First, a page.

Magnitude Charts for the Constellation Orion at 40N

Compare the view of your nighttime sky to the Magnitude Charts below. This will determine the magnitude of the faintest stars that you can see at your location. For printouts to use during your observation, you can use the magnitude charts included in the Activity Guides. For practice, try the Observation Practice quiz! (requires Flash)

Constellation: Latitude:

sky with Orion at 40 degrees North latitude

Magnitude 0/Cloudy Sky

sky with Orion at 40 degrees North latitude

Magnitude 1 Chart

sky with Orion at 40 degrees North latitude

Magnitude 2 Chart

sky with Orion at 40 degrees North latitude

Magnitude 3 Chart

sky with Orion at 40 degrees North latitude

Magnitude 4 Chart

sky with Orion at 40 degrees North latitude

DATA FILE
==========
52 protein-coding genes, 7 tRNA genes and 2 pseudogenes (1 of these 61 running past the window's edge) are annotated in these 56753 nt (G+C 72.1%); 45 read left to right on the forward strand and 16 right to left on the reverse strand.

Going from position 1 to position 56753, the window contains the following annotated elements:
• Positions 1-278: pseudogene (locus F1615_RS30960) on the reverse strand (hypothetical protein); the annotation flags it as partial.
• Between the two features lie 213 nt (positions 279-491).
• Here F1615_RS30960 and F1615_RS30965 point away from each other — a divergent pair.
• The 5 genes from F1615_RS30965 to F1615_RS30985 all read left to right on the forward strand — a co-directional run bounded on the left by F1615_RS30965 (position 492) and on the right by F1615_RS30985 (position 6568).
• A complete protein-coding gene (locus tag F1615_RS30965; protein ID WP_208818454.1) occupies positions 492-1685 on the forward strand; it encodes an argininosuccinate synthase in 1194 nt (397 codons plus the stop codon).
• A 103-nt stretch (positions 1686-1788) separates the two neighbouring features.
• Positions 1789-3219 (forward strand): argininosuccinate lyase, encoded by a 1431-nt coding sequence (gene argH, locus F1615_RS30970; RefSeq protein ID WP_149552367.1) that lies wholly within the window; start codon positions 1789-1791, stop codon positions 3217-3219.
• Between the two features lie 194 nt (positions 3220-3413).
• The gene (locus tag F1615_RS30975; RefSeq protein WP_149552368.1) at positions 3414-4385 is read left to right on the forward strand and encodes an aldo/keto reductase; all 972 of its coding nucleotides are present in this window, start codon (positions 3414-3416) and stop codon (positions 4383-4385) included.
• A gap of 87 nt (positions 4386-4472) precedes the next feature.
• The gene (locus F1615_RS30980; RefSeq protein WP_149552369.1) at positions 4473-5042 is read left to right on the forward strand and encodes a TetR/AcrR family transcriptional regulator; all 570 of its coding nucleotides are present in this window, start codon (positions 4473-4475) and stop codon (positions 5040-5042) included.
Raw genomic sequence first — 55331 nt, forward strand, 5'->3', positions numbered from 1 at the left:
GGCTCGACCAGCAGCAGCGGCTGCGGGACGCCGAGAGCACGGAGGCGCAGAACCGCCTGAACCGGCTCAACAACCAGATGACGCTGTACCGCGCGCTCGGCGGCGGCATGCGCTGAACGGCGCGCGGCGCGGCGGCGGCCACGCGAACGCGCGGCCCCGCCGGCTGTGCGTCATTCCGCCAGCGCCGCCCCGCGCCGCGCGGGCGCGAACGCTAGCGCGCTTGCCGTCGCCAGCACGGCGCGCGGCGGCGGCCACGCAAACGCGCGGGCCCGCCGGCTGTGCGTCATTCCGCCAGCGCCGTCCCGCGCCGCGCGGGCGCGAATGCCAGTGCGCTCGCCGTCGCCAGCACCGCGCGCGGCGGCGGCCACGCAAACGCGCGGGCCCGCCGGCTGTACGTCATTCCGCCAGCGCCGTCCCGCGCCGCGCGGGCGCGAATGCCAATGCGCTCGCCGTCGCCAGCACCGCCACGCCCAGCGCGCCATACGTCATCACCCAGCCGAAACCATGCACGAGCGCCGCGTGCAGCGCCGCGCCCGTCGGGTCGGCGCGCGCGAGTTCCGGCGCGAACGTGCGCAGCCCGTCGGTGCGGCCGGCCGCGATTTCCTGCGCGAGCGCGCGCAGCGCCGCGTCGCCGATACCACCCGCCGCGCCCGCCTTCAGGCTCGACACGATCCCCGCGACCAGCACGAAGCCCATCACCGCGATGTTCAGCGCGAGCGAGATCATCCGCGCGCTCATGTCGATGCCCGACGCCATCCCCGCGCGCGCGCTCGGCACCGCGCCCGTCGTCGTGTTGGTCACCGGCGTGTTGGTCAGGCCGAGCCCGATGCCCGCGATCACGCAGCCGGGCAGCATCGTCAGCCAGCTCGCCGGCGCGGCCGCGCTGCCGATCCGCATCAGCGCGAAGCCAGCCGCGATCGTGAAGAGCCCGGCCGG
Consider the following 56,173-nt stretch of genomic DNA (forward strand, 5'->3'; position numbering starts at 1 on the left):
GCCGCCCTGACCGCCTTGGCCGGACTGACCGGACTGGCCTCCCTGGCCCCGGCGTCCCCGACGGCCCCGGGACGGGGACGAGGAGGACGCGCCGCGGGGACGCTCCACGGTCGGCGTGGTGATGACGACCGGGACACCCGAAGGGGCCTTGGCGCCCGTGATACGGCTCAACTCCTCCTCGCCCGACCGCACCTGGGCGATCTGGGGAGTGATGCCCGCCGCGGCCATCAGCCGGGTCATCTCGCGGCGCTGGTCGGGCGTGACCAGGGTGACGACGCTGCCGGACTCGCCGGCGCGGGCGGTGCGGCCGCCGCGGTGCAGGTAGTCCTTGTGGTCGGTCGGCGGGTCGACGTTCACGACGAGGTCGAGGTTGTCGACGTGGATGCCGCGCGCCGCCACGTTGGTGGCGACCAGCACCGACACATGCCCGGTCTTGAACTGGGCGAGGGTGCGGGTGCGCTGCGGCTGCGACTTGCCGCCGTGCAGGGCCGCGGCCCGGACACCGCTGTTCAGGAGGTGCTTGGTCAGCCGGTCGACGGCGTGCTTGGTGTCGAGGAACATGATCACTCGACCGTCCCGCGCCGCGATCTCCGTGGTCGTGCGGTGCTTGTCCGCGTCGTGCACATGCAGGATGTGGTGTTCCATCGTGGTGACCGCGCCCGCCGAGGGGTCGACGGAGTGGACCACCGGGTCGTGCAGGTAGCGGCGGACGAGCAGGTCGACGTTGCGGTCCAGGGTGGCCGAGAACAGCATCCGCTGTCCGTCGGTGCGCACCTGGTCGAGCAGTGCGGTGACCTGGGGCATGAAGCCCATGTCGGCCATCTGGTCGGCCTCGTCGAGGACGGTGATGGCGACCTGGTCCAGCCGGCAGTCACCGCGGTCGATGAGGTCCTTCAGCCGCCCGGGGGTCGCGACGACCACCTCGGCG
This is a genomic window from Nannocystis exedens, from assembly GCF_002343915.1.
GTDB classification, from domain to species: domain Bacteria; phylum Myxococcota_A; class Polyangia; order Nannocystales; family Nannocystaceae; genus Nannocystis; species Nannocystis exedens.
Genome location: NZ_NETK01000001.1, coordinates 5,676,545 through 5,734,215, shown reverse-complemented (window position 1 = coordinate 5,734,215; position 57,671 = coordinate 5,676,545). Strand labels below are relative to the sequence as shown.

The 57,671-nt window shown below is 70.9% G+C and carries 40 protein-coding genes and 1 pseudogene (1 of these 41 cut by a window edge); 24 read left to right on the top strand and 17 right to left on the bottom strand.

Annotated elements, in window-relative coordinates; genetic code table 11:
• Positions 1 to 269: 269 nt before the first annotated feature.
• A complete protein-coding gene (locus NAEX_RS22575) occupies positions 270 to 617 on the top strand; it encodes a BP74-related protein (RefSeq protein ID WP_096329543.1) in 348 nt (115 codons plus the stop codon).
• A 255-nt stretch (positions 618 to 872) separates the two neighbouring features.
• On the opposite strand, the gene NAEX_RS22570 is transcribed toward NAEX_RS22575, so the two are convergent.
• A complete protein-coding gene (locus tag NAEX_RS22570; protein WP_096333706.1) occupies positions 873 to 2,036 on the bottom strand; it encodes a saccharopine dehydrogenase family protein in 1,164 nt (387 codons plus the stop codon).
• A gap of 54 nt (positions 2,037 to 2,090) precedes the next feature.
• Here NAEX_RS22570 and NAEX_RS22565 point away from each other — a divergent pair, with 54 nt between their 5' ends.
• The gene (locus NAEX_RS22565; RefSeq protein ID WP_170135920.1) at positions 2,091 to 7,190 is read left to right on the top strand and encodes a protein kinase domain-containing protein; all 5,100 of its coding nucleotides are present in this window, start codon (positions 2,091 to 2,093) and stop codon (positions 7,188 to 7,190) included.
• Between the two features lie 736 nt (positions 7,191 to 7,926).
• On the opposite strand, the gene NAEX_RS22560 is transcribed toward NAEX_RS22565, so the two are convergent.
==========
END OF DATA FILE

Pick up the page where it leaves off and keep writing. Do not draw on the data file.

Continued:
Magnitude 5 Chart

sky with Orion at 40 degrees North latitude

Magnitude 6 Chart

sky with Orion at 40 degrees North latitude

Magnitude 7 Chart

Can you find Orion?

Orion looks very much like a person. First, you should spot Orion’s Belt, which is made of three bright stars in a straight line. One of Orion’s legs is represented by the bright star Rigel, one of the brightest stars in the night sky. His two shoulders are made of the stars Bellatrix and Betelgeuse. You can see Betelgeuse’s reddish color without a telescope.

(Images modified from charts provided by Jan Hollan, of the Global Change Research Institute of the Academy of Sciences of the Czech Republic)